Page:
The programme was flexible in adapting to the needs of victims of discrimination after integrating the work on legal aid as part of the programme interventions (which was not initially planned). The active role of MRG and PAD in international accountability platforms, to assess the commitments of the Tunisian government against international human rights instruments, especially those related to minority rights, was regarded as a great success of this programme.
Evaluation findings of activities included:
- The programme activities, trainings, implementation of the PAD, joint advocacy activities and others, have contributed to the dissemination of an anti-discrimination culture and raising awareness among the partners, as well as other beneficiaries, of the extent of discrimination, effective ways to tackle it and the importance of collaboration;
- The organisations and groups engaged in the first and second round of sub-granting for the allocation of PAD benefitted from a number of significant capacity development interventions which enabled them to maximize their impact at the activity level as well as enhance internal reporting processes;
- The allocation of budget was deemed to be very efficient, and programme management adapted programme elements to new highlighted needs of minority groups around the legal aid and legal clinic as well as to respond to Covid-19 restrictions;
- The programme set the standard for monitoring reports, referral, and legal assistance for victims, which will be a benchmark for any future similar programmes or activities taken by any PAD members;
- Activities for journalists were carried out and corresponded to the expectations raised by the trained journalists. However, it is difficult to consider that these activities effectively achieved the specific objective of the programme, since most of the selected journalists were not active in media institutions.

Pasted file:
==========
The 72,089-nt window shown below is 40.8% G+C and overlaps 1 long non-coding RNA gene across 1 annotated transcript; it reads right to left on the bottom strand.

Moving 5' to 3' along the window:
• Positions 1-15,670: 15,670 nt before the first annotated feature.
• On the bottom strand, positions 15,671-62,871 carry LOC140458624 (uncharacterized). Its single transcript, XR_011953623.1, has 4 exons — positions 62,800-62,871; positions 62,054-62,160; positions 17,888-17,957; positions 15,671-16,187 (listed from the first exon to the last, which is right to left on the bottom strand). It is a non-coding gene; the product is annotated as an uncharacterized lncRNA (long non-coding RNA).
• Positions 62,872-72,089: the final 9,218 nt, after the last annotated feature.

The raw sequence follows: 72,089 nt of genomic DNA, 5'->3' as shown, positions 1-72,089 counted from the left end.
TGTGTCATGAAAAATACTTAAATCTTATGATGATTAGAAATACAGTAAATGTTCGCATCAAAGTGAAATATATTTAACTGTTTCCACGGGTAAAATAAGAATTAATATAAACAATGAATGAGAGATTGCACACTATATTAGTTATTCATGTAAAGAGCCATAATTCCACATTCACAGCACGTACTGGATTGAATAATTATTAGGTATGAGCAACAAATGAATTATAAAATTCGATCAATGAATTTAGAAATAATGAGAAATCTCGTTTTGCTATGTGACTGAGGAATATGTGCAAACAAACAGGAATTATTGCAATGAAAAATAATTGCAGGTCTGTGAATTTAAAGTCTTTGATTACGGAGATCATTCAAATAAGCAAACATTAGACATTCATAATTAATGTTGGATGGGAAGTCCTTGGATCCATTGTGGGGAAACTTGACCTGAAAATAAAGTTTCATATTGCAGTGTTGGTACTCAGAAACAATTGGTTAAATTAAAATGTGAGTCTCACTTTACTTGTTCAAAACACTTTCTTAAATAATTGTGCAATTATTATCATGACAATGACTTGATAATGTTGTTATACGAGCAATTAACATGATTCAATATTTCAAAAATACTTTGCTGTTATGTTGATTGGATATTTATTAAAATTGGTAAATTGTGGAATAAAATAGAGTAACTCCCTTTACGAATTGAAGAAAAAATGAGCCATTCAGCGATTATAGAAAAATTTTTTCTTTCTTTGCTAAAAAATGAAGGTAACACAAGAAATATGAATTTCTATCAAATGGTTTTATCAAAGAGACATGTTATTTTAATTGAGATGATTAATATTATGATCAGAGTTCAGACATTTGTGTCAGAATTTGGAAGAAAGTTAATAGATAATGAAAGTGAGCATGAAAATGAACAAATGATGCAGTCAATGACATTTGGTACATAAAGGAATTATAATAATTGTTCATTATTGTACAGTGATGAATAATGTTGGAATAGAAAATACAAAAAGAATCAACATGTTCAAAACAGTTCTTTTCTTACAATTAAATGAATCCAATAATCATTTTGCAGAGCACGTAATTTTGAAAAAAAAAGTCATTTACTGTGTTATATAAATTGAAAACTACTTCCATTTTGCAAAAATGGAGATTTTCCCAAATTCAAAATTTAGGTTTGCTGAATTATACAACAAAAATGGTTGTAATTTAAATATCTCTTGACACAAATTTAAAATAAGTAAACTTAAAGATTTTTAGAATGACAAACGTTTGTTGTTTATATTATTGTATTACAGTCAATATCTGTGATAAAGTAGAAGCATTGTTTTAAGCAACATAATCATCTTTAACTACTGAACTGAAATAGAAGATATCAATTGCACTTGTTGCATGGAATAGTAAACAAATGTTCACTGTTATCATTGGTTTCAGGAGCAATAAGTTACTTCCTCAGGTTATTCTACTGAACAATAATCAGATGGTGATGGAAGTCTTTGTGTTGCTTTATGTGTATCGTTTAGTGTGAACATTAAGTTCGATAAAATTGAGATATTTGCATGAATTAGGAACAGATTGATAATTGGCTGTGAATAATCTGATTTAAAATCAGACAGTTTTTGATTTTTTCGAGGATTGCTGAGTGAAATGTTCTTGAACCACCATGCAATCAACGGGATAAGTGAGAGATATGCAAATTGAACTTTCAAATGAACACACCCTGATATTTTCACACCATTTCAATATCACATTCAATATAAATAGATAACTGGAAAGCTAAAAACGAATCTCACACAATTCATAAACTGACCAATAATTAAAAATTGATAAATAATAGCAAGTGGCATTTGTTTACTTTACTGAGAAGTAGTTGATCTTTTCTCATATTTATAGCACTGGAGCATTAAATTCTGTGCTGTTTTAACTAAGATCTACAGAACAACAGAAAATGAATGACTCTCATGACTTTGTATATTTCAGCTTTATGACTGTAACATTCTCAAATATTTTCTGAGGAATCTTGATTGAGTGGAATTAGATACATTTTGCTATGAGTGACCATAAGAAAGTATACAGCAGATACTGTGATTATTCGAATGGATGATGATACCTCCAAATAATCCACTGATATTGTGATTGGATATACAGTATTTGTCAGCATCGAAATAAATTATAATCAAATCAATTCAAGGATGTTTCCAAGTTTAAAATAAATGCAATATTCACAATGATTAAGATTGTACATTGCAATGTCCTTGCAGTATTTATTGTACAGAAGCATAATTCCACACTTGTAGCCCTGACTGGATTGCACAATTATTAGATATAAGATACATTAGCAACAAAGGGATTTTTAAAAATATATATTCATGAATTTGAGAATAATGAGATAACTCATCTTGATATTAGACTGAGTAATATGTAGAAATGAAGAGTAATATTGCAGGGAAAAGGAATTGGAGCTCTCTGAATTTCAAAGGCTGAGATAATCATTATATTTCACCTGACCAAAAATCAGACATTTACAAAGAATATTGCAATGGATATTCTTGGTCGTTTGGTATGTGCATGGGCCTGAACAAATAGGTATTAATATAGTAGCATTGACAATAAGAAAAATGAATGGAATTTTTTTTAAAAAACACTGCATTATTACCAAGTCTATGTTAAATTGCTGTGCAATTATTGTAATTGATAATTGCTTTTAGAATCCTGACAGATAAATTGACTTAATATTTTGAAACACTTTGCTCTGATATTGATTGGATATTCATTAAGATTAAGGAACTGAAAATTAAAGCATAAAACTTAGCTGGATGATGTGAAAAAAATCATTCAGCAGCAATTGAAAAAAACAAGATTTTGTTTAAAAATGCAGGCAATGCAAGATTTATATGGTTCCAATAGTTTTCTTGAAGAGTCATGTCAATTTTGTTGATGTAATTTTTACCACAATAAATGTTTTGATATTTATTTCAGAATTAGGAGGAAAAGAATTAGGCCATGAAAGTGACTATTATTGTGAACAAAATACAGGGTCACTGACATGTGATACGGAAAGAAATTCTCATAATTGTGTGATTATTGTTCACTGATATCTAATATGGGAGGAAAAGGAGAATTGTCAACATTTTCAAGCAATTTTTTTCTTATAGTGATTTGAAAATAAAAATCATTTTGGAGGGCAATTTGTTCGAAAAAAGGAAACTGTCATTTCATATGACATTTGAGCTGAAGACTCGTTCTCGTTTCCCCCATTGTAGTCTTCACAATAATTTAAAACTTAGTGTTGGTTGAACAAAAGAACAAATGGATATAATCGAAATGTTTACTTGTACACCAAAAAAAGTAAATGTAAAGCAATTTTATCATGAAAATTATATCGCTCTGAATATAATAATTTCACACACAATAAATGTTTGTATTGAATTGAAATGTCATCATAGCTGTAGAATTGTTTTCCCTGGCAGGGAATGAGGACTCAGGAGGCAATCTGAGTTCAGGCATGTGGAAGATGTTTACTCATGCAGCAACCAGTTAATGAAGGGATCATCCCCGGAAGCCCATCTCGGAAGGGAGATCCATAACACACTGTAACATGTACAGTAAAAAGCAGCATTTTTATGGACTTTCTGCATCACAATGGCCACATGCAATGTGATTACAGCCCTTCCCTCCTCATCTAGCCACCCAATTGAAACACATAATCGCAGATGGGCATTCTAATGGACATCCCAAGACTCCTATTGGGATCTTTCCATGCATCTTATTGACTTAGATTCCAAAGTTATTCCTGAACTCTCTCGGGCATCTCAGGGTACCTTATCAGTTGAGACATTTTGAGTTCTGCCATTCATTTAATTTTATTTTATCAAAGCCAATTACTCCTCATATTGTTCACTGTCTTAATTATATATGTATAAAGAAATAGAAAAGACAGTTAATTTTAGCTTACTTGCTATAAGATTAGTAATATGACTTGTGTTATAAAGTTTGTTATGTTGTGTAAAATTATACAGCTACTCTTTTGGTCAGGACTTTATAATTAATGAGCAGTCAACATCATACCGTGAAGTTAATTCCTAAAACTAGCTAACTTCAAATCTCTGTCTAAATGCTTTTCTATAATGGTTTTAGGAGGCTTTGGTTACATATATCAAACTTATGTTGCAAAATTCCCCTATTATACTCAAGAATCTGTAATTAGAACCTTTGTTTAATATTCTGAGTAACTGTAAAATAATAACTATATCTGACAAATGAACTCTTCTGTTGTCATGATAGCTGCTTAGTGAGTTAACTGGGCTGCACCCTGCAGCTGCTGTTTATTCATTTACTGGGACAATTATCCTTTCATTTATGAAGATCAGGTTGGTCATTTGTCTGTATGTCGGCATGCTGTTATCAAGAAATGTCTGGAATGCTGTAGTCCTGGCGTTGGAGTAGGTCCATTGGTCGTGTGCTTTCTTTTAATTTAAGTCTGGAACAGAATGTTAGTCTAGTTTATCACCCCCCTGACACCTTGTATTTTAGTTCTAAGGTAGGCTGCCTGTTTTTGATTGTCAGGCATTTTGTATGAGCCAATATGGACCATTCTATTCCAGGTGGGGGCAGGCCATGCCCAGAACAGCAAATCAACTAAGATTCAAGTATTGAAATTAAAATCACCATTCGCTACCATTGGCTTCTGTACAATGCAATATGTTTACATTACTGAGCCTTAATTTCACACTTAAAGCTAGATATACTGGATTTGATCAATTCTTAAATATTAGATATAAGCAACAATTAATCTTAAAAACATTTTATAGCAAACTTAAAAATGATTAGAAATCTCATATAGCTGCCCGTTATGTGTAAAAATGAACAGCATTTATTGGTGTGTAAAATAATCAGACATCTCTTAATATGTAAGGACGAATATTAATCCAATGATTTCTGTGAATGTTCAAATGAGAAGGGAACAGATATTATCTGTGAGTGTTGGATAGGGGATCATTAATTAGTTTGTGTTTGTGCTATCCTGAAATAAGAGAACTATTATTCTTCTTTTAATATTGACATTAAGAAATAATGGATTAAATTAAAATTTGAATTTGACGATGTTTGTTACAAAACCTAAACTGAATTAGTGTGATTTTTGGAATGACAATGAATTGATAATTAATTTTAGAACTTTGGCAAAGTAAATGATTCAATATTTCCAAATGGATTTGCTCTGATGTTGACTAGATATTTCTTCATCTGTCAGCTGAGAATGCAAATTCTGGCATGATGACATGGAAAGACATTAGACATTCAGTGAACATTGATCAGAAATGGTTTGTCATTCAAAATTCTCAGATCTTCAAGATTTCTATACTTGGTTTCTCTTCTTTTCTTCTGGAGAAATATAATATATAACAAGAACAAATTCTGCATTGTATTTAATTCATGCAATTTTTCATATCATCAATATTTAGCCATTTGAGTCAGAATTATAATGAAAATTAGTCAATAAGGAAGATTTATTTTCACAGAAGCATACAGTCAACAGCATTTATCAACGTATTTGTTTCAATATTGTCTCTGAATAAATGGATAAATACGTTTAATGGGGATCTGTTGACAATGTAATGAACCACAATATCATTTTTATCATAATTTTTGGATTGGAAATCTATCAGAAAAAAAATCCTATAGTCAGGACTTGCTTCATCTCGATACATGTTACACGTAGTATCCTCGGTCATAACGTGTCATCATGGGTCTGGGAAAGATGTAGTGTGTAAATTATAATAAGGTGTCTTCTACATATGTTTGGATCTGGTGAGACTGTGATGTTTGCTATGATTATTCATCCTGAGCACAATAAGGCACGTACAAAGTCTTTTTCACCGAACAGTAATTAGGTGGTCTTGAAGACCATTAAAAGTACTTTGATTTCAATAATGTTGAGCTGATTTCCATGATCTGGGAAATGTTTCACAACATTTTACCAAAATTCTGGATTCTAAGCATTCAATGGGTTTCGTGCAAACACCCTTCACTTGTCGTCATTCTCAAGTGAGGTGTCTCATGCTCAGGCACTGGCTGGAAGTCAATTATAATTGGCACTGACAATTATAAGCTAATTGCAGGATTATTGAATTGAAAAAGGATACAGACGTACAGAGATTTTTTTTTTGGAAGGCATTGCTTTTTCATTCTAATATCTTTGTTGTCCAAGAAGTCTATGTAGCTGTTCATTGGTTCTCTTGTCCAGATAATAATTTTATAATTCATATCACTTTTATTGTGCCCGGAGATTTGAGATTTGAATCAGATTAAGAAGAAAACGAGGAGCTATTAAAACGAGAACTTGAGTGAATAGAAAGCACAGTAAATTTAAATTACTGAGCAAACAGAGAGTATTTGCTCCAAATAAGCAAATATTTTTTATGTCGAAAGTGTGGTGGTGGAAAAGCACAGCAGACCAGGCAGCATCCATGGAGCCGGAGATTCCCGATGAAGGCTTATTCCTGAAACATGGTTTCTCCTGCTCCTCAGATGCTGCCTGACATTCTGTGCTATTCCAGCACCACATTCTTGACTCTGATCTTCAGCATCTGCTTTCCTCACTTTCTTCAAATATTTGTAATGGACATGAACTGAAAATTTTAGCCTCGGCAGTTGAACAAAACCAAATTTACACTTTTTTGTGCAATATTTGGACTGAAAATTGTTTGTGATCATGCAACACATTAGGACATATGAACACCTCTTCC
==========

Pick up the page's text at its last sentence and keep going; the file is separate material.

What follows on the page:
- Engaging judges and law enforcement agencies (police) in the training on law No.50 and human rights in general, as well as drafting and distribution of guidelines for other government institutions around the application of the law;
- PAD members should institutionalise the referral mechanism/system trialled by this programme as a standard service to be provided to victims of discriminations. MRG should encourage PAD members to create and publish geographical/thematic mapping of relevant service providers with special focus on psychosocial support and legal aid; PAD members and MRG should also sustain the production of annual monitoring report for cases of discriminations.
Access the full evaluation
- Click here to download the full evaluation of this programme (PDF, English)
- Cliquez ici pour télécharger l’évaluation complète de ce programme (PDF, français)
Who was our partner?
Our partner was Damj, a Tunisian organization working towards justice and equality.
Who funded this programme?
This programme was funded by the European Union.